In 1986, the former chancellor at UAS, Marshall Lind, wanted me to come work for him as a special assistant, mostly working with the budget. There was a huge budget cut in 1986 and at the time, workers called it the “time in the desert.” I gave a report to the chancellor about how to cut 10 percent of the funding— a cut of over a million dollars. Eventually, a deanship opened in the fall, and I became the dean of arts and sciences and education and then became dean of faculty and ultimately chancellor 13 years ago. 

Voice: Wow, that is quite a history. When you were a kid, is that what you wanted to do? I’m guessing being a chancellor wasn’t on the radar.  

Pugh: Actually, both of my parents were social workers and that really influenced me. I knew I wanted to be a social worker, but I didn’t know about the passion I felt for teaching. For eight years, I was an adjunct at Anchorage Community College. Teaching in my field was something I did as a way to give back, and I have to admit, when Marshall Lind asked me to come to UAS, it made sense. I realized early on that the way most individuals will improve their lives is through education. UAS felt like a really good match for me after I had spent years doing counseling and teaching.  I already had the connection with the university, so I felt comfortable transitioning.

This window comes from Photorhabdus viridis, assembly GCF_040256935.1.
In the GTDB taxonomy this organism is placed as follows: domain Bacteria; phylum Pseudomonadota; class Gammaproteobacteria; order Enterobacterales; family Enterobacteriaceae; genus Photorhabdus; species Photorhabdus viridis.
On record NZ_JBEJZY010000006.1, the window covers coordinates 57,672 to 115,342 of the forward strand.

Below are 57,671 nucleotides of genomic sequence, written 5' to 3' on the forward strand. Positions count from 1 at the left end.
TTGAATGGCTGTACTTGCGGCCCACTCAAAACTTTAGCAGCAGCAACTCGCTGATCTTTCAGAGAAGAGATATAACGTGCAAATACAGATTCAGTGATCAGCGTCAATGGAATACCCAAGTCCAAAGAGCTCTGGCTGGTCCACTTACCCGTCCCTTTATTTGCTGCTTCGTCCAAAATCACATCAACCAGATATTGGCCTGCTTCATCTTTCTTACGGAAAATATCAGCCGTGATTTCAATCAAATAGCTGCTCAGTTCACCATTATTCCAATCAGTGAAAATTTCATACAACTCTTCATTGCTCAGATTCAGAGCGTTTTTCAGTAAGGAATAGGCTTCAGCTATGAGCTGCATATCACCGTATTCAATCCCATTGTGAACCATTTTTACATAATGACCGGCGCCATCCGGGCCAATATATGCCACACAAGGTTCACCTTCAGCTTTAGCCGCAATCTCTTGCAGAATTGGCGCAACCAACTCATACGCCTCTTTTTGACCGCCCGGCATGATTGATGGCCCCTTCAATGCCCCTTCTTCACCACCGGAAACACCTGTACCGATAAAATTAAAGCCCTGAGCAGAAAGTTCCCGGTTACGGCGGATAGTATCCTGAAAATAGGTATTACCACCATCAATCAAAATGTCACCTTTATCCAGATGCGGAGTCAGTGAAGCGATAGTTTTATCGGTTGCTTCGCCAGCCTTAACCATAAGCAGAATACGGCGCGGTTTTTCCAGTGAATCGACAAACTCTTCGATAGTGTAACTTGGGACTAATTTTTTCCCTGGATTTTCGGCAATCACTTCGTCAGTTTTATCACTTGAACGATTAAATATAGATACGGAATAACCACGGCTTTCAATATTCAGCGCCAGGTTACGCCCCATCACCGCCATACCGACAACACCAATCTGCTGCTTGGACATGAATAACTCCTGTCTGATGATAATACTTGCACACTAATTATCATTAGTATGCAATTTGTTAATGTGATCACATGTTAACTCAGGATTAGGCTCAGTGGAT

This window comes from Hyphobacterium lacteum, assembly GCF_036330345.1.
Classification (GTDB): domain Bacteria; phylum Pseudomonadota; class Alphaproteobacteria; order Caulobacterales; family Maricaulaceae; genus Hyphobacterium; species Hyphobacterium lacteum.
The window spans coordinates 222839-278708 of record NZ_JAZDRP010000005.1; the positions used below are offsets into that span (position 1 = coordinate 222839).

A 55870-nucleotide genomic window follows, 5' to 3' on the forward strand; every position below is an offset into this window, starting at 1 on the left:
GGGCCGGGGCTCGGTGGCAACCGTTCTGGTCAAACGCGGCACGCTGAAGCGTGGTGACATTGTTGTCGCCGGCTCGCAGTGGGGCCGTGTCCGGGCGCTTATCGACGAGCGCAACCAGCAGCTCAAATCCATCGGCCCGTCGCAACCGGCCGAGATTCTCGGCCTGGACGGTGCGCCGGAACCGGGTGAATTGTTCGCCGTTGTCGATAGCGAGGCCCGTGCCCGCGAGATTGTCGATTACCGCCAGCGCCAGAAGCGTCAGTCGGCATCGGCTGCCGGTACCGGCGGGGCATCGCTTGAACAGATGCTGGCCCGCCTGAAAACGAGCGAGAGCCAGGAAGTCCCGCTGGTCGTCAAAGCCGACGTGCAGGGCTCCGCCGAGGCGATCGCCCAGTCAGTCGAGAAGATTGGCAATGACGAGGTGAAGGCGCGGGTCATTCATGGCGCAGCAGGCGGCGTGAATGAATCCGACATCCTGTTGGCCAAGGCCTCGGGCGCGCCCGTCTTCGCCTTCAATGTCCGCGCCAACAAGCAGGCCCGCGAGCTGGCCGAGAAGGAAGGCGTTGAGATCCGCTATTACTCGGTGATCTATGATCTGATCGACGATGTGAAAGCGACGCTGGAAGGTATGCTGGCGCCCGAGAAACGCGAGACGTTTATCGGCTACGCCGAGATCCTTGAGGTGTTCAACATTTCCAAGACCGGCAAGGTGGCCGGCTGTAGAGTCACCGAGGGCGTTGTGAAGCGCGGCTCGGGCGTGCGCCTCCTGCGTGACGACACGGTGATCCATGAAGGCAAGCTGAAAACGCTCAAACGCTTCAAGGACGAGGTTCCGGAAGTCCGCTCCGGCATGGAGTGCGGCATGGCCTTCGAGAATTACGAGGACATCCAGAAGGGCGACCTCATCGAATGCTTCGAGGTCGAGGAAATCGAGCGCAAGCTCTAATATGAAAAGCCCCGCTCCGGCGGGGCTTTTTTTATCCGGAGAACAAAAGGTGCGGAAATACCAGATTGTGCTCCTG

Pugh standing.
Pugh participates in a Fisheries, Seafood, Maritime Initiative (FSMI) industry tour in Ketchikan last month.

John Pugh—The Servant Leader

Voice: Can you tell me about your management philosophy? You are very involved. Is that part of your management philosophy? Is it intentional?

Pugh: Yes, involvement or engagement matches my overall philosophy of leadership. I’ve always believed in order to be a good leader you have to be a servant leader. When I started reading about that kind of leadership 10 years ago, I realized in order to be a good leader I had to be a good follower or participant.

Participating is a way of modeling what it’s like to be a good citizen of a village where we are trying to help students come out of high school and make a transition into college and be successful. You can’t do that without getting down into the community and engaging yourself, all the while listening and receiving feedback

To be a leader, you first must serve. Nothing is too routine for me in that sense: For example, I go to student orientation, to library open houses, to picnics, I have participated in the Polar Bear Plunge and the annual 4th of July parade. I really try to be involved. Sometimes it’s tough because I have community obligations as well, and some weeks I’m out every night. But, that’s just how I lead.

Voice: Can you talk to me about your campus? Can you tell me about the $500 dollars you’re offering to students to take 15 credits or more? Was it your idea? How is it going?

Pugh: The original idea for the incentive came from student services and Saichi Oba as part of the developing ‘Stay on Track’ campaign. Everyone was trying to think of incentives to keep people on track, including the president. I kept saying the only incentive is to actually give students a real cash incentive—pay for one of their courses that will bring them up to 15 credit hours or more. I decided to launch the incentive at UAS. We increased 36 student schedules to 15 credit hours and rewarded those already taking 15 credits. UAS is small enough that as a campus there are opportunities for incentives like this.